Otto and his German army approached the vicinity of Augsburg, established a camp north of the town on August 9. Mass was said for the whole army, and the soldiers fasted. [They were probably too nervous and wound up to eat anyway.] The king and his dukes made their plans, then went to bed, anticipating a vigorous battle in the morning. Sometime before dawn, the German army broke camp and prepared for battle.

German Army

Later Frankish (German) heavy cavalry, c. AD 950 (Image courtesy of
Later Frankish (German) heavy cavalry, c. AD 950
(Image courtesy of

Otto's army was mainly composed of heavy cavalry, probably some light cavalry, and an unknown number of infantry. The best guess-timate of its size is somewhere around 3-4000 men, perhaps as large as 8000. It was divided into eight divisions. It included three units of Bavarians (placed in front because the army was traveling through their native land, and it was thought they knew the terrain)[A]. Next came a division of Franconians [B], led by their Duke Conrad the Red, who had recently rebelled against Otto, was pardoned, and appointed Duke of Franconia. Next was the royal division [C], composed of a combination of Saxons, Thuringians, and King Otto's bodyguard troops. Following them were two divisions of Swabians [D]. Bringing up the rear was a division of Bohemians [E], led by their Duke Boleslav. For whatever reason, King Otto assigned the Bohemians the job of guarding the army's baggage train.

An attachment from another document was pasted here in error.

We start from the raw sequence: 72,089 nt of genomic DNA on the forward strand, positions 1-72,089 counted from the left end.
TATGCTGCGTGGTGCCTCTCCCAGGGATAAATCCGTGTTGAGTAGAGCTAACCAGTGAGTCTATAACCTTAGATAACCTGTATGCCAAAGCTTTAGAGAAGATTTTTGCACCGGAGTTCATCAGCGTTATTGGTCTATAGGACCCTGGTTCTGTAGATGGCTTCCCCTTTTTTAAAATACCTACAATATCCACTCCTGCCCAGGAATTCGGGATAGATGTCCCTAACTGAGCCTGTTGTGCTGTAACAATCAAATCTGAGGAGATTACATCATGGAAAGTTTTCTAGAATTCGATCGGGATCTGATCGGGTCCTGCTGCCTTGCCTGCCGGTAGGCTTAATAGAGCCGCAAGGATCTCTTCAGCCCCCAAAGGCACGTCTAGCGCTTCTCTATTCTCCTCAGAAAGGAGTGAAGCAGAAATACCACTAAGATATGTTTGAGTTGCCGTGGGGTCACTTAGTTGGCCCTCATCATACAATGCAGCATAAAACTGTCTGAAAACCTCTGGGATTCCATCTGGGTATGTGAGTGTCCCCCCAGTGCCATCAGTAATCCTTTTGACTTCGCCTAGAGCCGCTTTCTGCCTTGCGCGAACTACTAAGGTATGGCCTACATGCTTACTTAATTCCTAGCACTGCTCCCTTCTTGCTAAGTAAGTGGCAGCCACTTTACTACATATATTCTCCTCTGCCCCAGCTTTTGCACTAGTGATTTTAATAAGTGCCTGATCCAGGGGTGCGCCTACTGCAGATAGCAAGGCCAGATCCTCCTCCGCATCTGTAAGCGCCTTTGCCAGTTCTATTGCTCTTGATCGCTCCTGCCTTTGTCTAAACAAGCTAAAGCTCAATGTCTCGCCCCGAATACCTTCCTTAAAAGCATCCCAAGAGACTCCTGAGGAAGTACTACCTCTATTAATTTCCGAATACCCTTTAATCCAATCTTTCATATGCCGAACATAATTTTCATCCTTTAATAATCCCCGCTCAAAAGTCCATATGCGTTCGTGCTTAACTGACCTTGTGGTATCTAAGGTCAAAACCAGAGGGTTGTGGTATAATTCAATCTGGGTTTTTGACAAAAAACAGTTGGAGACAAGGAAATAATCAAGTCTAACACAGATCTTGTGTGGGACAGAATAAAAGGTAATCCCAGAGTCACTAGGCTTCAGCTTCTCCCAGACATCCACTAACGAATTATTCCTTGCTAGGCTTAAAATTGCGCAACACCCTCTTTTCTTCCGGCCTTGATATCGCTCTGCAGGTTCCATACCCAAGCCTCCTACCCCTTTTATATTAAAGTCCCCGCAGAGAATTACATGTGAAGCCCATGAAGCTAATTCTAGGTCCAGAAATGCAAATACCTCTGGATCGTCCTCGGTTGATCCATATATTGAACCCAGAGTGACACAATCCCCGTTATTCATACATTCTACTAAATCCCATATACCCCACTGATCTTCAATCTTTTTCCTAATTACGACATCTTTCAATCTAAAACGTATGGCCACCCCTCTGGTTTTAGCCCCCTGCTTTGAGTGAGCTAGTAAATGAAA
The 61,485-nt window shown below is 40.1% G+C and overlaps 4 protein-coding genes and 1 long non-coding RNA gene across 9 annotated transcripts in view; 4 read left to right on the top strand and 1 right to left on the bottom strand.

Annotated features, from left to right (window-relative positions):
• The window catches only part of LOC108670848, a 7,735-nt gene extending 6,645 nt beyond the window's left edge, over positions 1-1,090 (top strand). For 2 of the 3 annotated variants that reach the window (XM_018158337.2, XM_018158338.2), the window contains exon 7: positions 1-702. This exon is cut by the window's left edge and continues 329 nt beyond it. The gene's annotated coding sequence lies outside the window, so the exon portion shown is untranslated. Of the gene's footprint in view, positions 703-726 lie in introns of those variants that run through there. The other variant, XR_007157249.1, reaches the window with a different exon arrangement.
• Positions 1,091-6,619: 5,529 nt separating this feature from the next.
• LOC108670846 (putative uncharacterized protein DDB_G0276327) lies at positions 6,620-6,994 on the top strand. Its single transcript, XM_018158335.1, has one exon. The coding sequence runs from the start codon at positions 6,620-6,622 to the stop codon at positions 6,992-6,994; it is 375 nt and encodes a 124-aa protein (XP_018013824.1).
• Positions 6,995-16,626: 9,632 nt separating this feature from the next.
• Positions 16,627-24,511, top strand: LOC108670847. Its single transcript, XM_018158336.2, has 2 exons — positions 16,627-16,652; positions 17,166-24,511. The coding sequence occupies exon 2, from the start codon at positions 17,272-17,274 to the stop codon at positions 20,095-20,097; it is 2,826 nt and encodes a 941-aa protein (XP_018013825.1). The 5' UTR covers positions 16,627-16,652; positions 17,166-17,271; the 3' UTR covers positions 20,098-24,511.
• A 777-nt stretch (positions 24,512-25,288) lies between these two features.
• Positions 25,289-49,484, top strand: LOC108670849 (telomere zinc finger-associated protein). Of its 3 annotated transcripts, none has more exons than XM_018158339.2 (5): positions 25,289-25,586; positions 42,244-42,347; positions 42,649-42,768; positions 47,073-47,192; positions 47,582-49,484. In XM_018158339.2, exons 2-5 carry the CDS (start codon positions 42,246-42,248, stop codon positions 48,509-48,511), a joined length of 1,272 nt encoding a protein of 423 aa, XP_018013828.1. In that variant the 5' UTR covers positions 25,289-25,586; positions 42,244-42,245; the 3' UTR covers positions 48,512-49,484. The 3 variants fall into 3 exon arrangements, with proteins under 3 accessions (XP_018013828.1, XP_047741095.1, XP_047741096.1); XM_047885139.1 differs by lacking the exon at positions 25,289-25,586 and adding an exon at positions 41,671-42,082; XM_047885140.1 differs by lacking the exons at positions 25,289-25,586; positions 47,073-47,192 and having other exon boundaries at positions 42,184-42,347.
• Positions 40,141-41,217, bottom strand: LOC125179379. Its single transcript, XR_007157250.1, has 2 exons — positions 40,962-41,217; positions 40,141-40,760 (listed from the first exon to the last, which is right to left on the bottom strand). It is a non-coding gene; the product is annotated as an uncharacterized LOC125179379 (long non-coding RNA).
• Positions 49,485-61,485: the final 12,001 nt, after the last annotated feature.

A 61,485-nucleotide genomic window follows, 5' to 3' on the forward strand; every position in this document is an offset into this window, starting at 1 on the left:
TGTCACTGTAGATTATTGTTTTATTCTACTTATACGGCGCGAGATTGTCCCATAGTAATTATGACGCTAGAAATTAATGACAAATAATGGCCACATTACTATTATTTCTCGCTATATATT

Magyar Army

Magyar light cavalryman, c. AD 950 (Image courtesy of
Magyar light cavalryman, c. AD 950
(Image courtesy of

The numbers for the Magyar force are even more problematic. Some scholars think it may have numbered up to 50,000 men, but modern historians have put the number closer to 10-25,000. It was composed mainly of horse archers [I, J], using steppe tactics learned in their migration from the southern Urals. In addition, there was likely a number of peasant militia [G] and foot archers [H], probably for city assaults during the expedition. In addition, there were likely some heavy cavalry armed and armored in a fashion similar to the German heavy horseman; they were probably only bodyguard units for the Magyar leaders.

Battle of Lechfeld

Battle of Lechfeld, August 10, AD 955; Initial dispositions [Image is authors work, based on map in "Campbridge Illustrated Atlas of Warfare: The Middle Ages 768-1487" by Nicholas Hooper and Matthew Bennet (1996)]
Battle of Lechfeld, August 10, AD 955; Initial dispositions
[Image is author's work, based on map in "Campbridge Illustrated Atlas of Warfare:
The Middle Ages 768-1487" by Nicholas Hooper and Matthew Bennet (1996)]